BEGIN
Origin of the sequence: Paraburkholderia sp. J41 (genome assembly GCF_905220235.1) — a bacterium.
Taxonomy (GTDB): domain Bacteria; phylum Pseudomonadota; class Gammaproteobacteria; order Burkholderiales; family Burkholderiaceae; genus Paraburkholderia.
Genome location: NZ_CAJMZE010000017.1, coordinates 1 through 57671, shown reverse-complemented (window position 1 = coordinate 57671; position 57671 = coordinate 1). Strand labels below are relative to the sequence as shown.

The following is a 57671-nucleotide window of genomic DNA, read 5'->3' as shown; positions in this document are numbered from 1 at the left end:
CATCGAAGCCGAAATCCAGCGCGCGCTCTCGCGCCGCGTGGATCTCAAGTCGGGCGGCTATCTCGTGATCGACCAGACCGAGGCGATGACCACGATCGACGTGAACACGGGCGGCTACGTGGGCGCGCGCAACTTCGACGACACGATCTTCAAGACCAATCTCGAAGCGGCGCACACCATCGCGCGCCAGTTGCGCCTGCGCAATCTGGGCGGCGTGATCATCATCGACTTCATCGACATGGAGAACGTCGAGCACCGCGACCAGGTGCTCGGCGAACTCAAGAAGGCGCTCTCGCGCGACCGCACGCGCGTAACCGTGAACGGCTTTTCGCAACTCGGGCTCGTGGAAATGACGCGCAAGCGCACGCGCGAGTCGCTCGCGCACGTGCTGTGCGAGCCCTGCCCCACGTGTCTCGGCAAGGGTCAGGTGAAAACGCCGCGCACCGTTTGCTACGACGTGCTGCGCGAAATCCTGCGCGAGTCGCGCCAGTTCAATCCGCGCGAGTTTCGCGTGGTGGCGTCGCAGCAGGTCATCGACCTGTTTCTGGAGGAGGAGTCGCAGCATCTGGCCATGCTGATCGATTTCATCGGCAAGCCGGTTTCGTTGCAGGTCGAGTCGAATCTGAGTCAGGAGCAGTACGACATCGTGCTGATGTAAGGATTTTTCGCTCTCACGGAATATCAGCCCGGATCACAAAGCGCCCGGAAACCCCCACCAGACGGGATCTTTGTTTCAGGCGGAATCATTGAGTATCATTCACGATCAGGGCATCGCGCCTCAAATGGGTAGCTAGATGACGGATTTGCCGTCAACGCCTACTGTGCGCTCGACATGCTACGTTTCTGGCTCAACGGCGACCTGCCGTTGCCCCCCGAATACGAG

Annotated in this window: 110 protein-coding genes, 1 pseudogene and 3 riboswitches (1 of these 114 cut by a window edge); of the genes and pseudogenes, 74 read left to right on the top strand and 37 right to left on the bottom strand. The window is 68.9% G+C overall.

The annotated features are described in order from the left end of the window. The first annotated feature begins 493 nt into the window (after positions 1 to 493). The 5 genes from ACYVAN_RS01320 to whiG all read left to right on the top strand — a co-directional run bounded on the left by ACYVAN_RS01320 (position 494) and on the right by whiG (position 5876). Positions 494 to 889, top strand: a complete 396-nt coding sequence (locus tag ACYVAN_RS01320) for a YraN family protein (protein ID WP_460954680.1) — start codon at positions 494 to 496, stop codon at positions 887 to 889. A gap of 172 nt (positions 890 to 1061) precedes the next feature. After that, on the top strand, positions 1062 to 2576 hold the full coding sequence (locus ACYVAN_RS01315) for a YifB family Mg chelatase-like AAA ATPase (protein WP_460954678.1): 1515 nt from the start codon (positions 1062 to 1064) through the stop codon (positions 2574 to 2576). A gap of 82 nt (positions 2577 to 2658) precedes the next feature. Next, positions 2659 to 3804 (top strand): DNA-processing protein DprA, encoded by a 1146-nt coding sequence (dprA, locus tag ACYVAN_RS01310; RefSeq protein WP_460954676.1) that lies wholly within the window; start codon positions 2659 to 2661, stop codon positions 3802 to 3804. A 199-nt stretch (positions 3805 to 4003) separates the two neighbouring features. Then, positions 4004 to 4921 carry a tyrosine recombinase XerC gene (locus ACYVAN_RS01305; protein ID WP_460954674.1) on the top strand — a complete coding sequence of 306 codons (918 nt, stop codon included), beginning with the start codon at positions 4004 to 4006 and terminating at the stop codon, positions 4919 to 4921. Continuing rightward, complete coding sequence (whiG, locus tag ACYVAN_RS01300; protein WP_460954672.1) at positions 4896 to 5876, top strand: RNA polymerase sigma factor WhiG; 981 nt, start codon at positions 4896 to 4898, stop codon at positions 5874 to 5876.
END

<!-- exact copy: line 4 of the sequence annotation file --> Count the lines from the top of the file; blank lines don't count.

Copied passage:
The following is a 57671-nucleotide window of genomic DNA, read 5'->3' as shown; positions in this document are numbered from 1 at the left end: